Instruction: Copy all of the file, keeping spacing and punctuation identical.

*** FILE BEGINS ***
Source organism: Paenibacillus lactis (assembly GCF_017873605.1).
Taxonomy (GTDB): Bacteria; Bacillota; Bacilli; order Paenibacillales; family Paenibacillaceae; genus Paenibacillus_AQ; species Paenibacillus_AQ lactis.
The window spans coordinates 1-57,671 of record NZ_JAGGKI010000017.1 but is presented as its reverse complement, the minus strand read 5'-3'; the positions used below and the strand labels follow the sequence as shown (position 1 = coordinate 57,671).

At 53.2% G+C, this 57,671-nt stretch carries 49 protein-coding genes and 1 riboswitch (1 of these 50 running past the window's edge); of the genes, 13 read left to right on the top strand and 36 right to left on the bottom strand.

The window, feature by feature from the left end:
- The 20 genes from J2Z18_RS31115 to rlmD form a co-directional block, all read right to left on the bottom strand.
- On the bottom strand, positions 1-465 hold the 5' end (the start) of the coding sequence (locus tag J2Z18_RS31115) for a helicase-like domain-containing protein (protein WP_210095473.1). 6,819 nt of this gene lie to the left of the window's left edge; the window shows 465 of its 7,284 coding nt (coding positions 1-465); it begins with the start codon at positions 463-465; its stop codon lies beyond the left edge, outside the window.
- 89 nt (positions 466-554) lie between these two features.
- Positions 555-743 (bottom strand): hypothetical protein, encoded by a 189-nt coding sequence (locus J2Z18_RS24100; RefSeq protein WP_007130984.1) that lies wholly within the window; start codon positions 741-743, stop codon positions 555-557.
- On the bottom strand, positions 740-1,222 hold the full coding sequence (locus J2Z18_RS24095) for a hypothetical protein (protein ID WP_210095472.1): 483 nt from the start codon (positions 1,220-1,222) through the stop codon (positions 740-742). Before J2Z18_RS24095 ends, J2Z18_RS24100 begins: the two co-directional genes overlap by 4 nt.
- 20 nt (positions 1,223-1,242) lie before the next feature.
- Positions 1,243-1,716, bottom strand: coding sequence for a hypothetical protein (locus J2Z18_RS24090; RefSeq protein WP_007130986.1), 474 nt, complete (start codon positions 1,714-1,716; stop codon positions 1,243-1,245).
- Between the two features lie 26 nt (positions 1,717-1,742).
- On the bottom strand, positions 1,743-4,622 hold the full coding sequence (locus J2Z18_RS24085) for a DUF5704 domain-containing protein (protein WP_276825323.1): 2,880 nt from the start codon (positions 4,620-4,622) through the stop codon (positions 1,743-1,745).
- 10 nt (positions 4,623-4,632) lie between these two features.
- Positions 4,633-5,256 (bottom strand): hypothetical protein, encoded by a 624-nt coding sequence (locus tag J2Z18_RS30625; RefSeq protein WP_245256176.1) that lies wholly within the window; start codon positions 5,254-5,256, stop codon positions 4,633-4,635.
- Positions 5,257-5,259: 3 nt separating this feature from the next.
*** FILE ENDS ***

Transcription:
Source organism: Paenibacillus lactis (assembly GCF_017873605.1).
Taxonomy (GTDB): Bacteria; Bacillota; Bacilli; order Paenibacillales; family Paenibacillaceae; genus Paenibacillus_AQ; species Paenibacillus_AQ lactis.
The window spans coordinates 1-57,671 of record NZ_JAGGKI010000017.1 but is presented as its reverse complement, the minus strand read 5'-3'; the positions used below and the strand labels follow the sequence as shown (position 1 = coordinate 57,671).

At 53.2% G+C, this 57,671-nt stretch carries 49 protein-coding genes and 1 riboswitch (1 of these 50 running past the window's edge); of the genes, 13 read left to right on the top strand and 36 right to left on the bottom strand.

The window, feature by feature from the left end:
- The 20 genes from J2Z18_RS31115 to rlmD form a co-directional block, all read right to left on the bottom strand.
- On the bottom strand, positions 1-465 hold the 5' end (the start) of the coding sequence (locus tag J2Z18_RS31115) for a helicase-like domain-containing protein (protein WP_210095473.1). 6,819 nt of this gene lie to the left of the window's left edge; the window shows 465 of its 7,284 coding nt (coding positions 1-465); it begins with the start codon at positions 463-465; its stop codon lies beyond the left edge, outside the window.
- 89 nt (positions 466-554) lie between these two features.
- Positions 555-743 (bottom strand): hypothetical protein, encoded by a 189-nt coding sequence (locus J2Z18_RS24100; RefSeq protein WP_007130984.1) that lies wholly within the window; start codon positions 741-743, stop codon positions 555-557.
- On the bottom strand, positions 740-1,222 hold the full coding sequence (locus J2Z18_RS24095) for a hypothetical protein (protein ID WP_210095472.1): 483 nt from the start codon (positions 1,220-1,222) through the stop codon (positions 740-742). Before J2Z18_RS24095 ends, J2Z18_RS24100 begins: the two co-directional genes overlap by 4 nt.
- 20 nt (positions 1,223-1,242) lie before the next feature.
- Positions 1,243-1,716, bottom strand: coding sequence for a hypothetical protein (locus J2Z18_RS24090; RefSeq protein WP_007130986.1), 474 nt, complete (start codon positions 1,714-1,716; stop codon positions 1,243-1,245).
- Between the two features lie 26 nt (positions 1,717-1,742).
- On the bottom strand, positions 1,743-4,622 hold the full coding sequence (locus J2Z18_RS24085) for a DUF5704 domain-containing protein (protein WP_276825323.1): 2,880 nt from the start codon (positions 4,620-4,622) through the stop codon (positions 1,743-1,745).
- 10 nt (positions 4,623-4,632) lie between these two features.
- Positions 4,633-5,256 (bottom strand): hypothetical protein, encoded by a 624-nt coding sequence (locus tag J2Z18_RS30625; RefSeq protein WP_245256176.1) that lies wholly within the window; start codon positions 5,254-5,256, stop codon positions 4,633-4,635.
- Positions 5,257-5,259: 3 nt separating this feature from the next.